In contrast to the above approach on moral damages, the Court strictly requires specific proof before awarding damages for material prejudice. In claims for loss of income for example, the Court has found that a business contract, business licence or delivery notes are not sufficient proof and that applicants ought to also submit further evidence such as bank statements or tax certificates to prove income earned from business.98 In the Wilfred Onyango Nganyi case the Court rejected the applicants’ reasons for not availing required evidence, namely, that ‘receipts were misplaced due to long passage of time’. The Court found that ‘the explanation provided is not sufficient proof’.99 Makunya suggests that the Court should review its approach to standards of proof in reparations claims. He observes:100

The unsuccessful claims for reparation, however, may be a call for the Court to relax its standards of proof for material damages or the filial link between the indirect victim and the applicant. After several years behind bars, it may be impracticable to certain applicants to adduce documentary proof. The Court may resort to a case-by-case analysis of reparation claims in each case taking into account the particularities of the case and the situation of the complainant.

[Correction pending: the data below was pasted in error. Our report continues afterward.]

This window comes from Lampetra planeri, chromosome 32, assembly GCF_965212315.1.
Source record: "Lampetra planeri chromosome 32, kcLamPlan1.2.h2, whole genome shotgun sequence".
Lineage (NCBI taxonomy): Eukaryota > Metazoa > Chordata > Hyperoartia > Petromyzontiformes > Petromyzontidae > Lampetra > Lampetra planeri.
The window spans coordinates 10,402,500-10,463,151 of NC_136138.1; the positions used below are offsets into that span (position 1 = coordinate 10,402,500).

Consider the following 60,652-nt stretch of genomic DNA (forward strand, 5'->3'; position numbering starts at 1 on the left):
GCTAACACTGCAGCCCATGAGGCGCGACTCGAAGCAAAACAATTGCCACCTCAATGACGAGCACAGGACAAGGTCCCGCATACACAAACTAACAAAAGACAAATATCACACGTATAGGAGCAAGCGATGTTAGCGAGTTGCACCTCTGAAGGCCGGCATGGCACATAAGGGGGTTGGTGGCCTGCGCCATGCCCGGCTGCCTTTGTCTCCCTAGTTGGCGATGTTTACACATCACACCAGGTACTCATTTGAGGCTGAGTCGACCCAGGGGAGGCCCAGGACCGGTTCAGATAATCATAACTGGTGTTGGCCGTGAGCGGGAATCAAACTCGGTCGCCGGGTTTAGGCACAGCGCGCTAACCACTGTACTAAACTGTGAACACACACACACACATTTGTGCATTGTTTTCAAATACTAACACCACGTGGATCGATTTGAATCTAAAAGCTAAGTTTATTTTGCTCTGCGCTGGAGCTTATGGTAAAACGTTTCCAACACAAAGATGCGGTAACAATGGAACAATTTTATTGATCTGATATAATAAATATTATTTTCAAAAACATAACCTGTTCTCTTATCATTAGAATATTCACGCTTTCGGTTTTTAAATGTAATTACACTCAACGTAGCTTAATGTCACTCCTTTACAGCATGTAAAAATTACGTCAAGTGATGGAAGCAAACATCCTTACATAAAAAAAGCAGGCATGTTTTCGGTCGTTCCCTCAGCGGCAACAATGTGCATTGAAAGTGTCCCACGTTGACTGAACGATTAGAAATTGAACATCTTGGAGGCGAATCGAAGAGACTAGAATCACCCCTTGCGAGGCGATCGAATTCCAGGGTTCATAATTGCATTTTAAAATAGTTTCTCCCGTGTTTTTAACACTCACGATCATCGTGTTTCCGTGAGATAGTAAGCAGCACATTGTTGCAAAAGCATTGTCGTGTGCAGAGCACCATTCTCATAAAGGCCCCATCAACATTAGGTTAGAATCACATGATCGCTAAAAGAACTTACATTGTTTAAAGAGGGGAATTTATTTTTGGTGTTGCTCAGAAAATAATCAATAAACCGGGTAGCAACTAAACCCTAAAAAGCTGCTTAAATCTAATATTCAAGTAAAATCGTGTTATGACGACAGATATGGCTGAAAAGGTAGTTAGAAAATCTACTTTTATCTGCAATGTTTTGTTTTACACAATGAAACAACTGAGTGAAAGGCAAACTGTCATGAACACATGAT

While the Court’s publication provides that the preponderance of evidence is the applicable standard in determining reparations claims, its practices point to the fact that it generally applies a higher standard. The Wilfred Onyango Nganyi case mentioned above illustrates this. My contention is that if the Court was guided by the measure that a fact is established if it is ‘more probable than not’ it should have found that the applicant who presented a business contract, licence and delivery notes as evidence was more likely than not earning income from it. This is especially the case because the applicant made the plausible argument that he lost evidence owing to his long stay in prison. By rejecting the applicant’s claim for loss of income in these circumstances and being very particular on required documentary proof, the Court was either applying the higher ‘clear and convincing’ standard or the ‘beyond reasonable doubt’ standard by demanding conclusive proof. Data from my fieldwork at the Court aligns with this conclusion. One of the judges I interviewed held the view that, in practice, the Court expects applicants to meet a higher standard of proof but it ‘has not defined what kind of higher standard it is’. This, according to the judge, is particularly the case because ‘unless there is a document, the Court tends to say there is no proof’.101